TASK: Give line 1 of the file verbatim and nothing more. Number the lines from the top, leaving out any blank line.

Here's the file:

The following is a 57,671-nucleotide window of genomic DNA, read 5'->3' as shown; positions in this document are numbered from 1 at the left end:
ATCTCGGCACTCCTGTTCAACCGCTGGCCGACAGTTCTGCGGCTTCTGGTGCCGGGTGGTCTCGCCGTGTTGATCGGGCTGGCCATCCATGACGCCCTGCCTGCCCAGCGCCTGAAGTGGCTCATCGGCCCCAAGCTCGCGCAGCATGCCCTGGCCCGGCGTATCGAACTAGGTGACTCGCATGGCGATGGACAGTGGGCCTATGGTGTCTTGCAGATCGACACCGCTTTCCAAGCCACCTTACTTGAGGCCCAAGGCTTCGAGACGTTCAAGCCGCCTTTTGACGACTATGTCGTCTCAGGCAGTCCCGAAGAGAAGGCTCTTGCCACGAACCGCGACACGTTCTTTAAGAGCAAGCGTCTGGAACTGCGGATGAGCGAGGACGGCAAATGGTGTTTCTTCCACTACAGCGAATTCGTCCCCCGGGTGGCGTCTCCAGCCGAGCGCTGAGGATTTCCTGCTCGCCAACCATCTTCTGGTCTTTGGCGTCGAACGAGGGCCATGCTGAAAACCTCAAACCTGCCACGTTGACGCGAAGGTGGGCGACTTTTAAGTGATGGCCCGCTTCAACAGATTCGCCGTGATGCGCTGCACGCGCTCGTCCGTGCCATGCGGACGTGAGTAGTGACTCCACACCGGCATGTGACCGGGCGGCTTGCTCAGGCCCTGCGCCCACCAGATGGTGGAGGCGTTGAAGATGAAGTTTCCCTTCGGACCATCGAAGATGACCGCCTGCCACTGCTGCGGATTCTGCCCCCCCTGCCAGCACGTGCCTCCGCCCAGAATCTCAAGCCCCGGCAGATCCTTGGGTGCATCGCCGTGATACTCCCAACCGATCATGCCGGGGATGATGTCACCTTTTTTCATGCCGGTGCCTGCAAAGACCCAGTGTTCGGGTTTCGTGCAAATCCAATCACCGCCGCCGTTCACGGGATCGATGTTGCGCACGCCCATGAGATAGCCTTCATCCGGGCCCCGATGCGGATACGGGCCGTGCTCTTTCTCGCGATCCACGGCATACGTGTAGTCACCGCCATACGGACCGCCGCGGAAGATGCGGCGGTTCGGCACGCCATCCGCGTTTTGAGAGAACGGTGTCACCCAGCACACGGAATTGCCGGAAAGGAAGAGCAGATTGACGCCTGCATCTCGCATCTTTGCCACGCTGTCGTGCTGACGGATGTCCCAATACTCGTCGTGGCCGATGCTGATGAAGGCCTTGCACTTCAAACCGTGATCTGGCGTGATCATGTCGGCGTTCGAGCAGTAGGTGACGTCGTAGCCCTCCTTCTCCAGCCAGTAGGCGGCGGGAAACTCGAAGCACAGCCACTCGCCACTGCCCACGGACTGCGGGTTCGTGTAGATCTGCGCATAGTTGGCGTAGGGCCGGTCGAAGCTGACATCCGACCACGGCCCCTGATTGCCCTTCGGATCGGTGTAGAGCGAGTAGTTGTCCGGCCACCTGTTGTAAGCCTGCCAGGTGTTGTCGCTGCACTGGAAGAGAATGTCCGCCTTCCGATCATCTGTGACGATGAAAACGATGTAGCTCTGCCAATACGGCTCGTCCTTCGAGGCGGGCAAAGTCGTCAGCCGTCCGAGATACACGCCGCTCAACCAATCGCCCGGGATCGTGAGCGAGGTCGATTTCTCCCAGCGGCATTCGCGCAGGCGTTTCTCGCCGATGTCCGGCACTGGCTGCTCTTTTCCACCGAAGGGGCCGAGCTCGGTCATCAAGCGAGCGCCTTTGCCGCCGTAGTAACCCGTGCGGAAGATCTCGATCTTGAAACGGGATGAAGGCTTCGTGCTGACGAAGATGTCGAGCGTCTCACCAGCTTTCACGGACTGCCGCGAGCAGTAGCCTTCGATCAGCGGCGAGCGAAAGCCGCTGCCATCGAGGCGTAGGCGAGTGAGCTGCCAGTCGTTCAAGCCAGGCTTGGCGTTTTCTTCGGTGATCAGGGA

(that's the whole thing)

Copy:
The following is a 57,671-nucleotide window of genomic DNA, read 5'->3' as shown; positions in this document are numbered from 1 at the left end: